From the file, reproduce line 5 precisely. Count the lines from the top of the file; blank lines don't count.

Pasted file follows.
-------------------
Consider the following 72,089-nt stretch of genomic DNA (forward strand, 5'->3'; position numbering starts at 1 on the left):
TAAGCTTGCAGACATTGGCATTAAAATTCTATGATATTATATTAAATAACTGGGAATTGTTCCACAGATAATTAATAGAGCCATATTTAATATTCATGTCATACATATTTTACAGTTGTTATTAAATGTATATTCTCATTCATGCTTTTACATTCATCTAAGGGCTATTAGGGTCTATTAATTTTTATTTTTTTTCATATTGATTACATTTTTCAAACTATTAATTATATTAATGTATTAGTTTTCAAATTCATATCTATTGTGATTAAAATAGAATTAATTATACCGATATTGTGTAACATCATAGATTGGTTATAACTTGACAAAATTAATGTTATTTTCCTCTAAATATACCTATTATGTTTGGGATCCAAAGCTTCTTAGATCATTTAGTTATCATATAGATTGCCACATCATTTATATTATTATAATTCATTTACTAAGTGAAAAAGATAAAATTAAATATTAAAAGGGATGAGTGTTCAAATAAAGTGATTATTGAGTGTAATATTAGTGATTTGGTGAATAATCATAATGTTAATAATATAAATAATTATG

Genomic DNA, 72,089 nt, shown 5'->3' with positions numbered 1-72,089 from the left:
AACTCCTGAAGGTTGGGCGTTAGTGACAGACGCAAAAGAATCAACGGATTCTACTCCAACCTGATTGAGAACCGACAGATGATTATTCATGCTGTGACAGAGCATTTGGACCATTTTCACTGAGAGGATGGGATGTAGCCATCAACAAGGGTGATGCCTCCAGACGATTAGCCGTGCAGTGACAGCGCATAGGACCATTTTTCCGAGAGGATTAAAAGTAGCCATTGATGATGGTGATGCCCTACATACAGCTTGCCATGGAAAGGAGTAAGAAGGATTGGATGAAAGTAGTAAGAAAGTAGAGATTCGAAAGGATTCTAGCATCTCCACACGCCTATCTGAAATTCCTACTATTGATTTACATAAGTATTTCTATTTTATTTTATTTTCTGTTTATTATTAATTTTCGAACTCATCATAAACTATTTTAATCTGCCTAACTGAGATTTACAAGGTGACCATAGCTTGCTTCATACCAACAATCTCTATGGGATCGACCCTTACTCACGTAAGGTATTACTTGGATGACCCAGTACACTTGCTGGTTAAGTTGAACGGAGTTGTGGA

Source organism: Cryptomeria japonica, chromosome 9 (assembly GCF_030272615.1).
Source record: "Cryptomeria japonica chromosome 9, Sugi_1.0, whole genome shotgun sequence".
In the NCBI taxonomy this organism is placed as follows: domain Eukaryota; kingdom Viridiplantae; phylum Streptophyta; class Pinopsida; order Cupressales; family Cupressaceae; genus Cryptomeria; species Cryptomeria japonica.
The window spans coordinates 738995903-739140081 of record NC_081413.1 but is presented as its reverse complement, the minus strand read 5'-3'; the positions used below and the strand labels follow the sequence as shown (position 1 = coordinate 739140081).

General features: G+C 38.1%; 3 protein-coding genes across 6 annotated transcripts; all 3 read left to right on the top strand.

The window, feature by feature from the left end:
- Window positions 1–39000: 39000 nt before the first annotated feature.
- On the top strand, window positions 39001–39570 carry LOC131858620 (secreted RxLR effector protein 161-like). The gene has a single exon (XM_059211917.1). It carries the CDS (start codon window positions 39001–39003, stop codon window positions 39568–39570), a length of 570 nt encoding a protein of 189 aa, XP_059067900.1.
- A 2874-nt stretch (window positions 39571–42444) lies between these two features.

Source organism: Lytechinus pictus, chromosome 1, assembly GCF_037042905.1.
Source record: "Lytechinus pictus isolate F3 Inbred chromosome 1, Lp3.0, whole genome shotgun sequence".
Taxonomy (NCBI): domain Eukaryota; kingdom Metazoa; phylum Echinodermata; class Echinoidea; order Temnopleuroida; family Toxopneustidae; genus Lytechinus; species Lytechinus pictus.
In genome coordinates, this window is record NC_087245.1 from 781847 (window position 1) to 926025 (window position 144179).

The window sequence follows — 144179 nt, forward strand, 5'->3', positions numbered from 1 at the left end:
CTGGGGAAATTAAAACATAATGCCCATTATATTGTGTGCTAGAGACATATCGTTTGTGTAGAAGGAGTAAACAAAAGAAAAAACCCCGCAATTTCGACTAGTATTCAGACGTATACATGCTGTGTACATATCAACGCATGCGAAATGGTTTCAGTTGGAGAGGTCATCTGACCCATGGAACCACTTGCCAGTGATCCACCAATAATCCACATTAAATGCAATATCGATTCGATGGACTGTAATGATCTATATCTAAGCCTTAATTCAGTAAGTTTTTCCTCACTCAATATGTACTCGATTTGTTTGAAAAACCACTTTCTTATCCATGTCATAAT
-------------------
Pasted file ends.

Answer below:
Source organism: Cryptomeria japonica, chromosome 9 (assembly GCF_030272615.1).